Page 42 - August 2019
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                                  Think about how technological advances have changed every aspect of your life: how you shop, travel, consume media, and so much more. The world of horse breeding is no different.
Although it’s been around for several years, the practice of breeding using frozen semen samples is on the rise. Case in point: the story of Cody Swilley DVM. A veterinarian based in Mississippi, Swilley celebrated the birth of a female Paint foal back in the spring – bred by combining a frozen sample from the late Paint Champion Easy Jet Too with a Thoroughbred mare with Champion bloodlines of her own.
It was a painstaking, expensive and, as Swilley put it, “nerve-wracking” experience.
Why go through it all? For Swilley, it all goes back to fond memories from his childhood, spending time on the farm of his uncle, Terry Swilley, who owned racing Quarter Horses. Cody’s favorite horse, however, was a Paint stallion his uncle purchased at the Heritage Place Sale – Catch A Jet – who was sired by Easy Jet Too.
“I loved that horse. And I always said he bought him just for me,” Swilley said.
More than two decades later, Swilley had completed veterinary school at Mississippi State and was looking to get into the horse industry himself. He wanted to honor that beloved former horse, though, and find a horse connected to Easy Jet Too. Only one problem: the stallion had passed away in 2006.
As both a competitor and a sire, Easy Jet Too stands out in the annals of Paint racing lore. Making his first start in 1983, he won
nine of 10 races to be named the 2-Year-Old Paint Champion that year. All told, Easy Jet Too compiled an 11-2-1 record in 17 starts for more than $35,000 in earnings. As a sire, Easy Jet Too kept producing winners – and Champions. His progeny include 17 Champions and five World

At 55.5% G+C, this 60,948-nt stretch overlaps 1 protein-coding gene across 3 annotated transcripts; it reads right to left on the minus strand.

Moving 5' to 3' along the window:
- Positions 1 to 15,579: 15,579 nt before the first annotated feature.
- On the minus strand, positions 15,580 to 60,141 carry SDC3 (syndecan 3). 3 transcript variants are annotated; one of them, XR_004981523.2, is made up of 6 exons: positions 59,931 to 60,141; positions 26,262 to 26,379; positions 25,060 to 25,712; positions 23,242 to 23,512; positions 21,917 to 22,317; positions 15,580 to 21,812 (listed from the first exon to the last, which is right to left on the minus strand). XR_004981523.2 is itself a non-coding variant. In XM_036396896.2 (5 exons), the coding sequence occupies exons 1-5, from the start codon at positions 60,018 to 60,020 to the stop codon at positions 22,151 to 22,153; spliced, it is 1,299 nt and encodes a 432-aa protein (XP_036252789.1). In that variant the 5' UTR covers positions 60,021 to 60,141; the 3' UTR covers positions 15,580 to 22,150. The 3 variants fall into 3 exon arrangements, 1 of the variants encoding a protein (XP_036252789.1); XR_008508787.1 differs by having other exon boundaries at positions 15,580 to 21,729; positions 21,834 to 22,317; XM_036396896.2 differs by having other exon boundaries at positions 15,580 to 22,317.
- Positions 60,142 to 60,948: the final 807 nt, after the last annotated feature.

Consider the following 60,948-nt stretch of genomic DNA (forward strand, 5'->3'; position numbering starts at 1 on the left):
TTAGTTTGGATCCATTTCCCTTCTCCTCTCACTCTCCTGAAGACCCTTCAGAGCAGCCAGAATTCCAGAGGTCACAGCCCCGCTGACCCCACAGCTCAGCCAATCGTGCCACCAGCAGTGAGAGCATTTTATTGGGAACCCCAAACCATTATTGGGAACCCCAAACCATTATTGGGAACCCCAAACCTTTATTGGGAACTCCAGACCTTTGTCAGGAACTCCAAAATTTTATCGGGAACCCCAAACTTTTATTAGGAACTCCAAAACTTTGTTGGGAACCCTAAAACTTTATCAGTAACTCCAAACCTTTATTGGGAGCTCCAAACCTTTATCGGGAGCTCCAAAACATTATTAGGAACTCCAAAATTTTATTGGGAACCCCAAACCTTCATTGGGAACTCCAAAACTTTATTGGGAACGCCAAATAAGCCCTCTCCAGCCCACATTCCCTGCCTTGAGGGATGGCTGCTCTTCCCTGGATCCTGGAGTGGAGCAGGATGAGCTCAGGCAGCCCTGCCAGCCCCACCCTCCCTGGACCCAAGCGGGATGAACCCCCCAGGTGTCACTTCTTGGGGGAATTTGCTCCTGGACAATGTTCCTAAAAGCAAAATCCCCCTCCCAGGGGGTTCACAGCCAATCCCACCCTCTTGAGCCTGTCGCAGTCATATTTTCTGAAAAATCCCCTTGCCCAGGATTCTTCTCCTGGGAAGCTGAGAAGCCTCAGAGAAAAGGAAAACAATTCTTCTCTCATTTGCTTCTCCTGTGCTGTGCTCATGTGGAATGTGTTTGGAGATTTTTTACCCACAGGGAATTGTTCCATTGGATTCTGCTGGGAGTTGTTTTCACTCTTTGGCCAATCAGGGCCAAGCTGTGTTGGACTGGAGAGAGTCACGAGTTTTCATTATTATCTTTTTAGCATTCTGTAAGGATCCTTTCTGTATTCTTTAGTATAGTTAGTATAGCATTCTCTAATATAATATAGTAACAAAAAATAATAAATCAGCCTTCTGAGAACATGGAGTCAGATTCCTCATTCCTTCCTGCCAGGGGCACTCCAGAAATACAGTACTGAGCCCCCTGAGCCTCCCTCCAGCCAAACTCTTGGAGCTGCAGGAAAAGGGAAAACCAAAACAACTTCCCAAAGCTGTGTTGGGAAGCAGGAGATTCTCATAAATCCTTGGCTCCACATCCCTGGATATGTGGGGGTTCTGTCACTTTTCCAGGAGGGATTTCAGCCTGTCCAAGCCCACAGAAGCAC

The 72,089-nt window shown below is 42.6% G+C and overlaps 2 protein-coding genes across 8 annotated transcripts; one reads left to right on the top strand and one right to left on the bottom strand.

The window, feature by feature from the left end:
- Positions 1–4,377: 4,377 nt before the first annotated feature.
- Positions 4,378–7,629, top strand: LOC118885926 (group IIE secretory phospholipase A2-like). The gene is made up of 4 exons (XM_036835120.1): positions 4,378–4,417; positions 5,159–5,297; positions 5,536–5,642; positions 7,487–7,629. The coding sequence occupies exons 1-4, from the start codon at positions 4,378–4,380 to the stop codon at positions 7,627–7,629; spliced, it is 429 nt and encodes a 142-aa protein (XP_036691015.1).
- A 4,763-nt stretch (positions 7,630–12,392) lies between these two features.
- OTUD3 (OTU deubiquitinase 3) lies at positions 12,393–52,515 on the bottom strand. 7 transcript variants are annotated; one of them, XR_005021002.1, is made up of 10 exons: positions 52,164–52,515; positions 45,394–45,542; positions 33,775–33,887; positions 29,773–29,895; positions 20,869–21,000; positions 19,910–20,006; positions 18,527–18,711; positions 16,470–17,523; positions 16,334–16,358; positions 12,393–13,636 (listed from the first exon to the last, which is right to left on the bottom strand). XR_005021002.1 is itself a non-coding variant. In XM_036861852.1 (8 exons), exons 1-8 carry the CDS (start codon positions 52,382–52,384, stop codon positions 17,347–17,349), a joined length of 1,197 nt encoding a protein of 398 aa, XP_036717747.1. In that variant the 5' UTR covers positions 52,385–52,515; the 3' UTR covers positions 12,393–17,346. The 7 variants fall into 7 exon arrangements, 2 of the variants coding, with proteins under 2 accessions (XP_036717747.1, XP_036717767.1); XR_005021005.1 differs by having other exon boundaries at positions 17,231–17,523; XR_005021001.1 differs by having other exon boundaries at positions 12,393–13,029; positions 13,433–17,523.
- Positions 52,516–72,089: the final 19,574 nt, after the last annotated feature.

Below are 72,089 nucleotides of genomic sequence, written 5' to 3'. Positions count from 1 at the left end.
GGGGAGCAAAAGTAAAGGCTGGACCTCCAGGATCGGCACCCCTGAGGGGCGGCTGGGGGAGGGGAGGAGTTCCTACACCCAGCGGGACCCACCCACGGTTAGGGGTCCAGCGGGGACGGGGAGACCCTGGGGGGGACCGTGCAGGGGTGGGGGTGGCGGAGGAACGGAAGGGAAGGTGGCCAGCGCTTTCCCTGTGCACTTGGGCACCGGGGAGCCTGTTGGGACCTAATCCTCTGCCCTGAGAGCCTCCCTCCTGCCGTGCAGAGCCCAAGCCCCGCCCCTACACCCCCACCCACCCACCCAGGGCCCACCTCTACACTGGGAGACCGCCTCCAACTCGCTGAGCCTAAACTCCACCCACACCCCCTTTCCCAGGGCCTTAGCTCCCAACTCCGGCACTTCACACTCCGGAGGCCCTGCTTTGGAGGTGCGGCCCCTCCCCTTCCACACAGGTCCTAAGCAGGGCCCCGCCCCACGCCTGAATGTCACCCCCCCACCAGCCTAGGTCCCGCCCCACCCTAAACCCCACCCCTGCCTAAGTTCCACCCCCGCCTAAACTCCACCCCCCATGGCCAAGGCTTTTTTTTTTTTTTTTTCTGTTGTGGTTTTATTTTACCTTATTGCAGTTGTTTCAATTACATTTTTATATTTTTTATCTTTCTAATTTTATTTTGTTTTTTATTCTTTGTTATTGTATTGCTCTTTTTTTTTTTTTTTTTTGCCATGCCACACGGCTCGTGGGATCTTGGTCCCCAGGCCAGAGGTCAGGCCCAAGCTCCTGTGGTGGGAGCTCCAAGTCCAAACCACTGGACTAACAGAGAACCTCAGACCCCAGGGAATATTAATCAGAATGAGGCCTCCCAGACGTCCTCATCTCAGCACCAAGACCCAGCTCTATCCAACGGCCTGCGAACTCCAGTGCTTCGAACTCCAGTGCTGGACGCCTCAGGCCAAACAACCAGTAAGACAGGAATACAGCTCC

Champions, and he became the first Paint sire to surpass the $1 million milestone. He remains the #6 leading Paint sire of all time.
Swilley assumed he’d never have a chance to produce a horse from a sire who’d been deceased for more than a decade – until he saw an ad on the APHA by happenstance. The estate of Bill Maher was offering to sell some samples of frozen semen that had been collected from Easy Jet Too.
Swilley saw his chance. He also had a Thoroughbred mare picked out for the breeding: Give It My Best Shot, who was sired by Afleet Alex, who won two-thirds of the 2005 Triple Crown: the Preakness and the Belmont.
Looking to safeguard his investment, Swilley turned to his connections at Mississippi State to perform the actual insemination. Specifically, he reached out to Dr. Heath King, a theriogenologist at Mississippi State who was on the faculty while Swilley was going through vet school.
Theriogenology is a specialized branch of veterinary medicine, focusing on reproduction, managing reproductive disorders, and using reproductive technologies. To be recognized as a theriogenologist, a veterinarian has to pass
an exam after completing either an approved residency program or practicing for six years under an approved mentor in the field.
Swilley didn’t want to take any chances – with only so many straws from a long-dead sire, his chances to breed a horse were limited. That’s why he insisted on having a theriogenologist involved.
“Frozen semen, the reality is, once it’s gone, it’s gone. We can’t dig him up,” Swilley said. “So, I wanted to make sure whoever was handling this really had their ducks in a row. The reality is it may not work, but if it didn’t, I wanted to make sure we tried all the best things possible.”
As it turns out, Give It My Best Shot was inseminated successfully on the very first attempt by a team led by King, which also included Drs. Kevin Walters and Darcie Sidelinger.
Dr. King observed that, when working with frozen semen, timing is crucial. “The best pregnancy rates are achieved when the mare is inseminated in the window of 12 hours prior to ovulation to 6 hours post ovulation,” King said. “Predicting exactly when a mare will ovulate is still difficult, clinically. Therefore, when the quantity of frozen semen is limited, mares are inseminated immediately after ovulation is detected.”
From there, Give It My Best Shot was sent to Swilley’s family farm in Mississippi. She got moved to Oklahoma State University about a month before her due date, so she could foal out there. The reasoning? That way, the foal could be registered as an Oklahoma-bred Paint when it came time for her to race.
Paint Champion Easy Jet Too
‘F rozen’
by John Moorehouse
  40 SPEEDHORSE, August 2019
photo courtesy Cody Swilley

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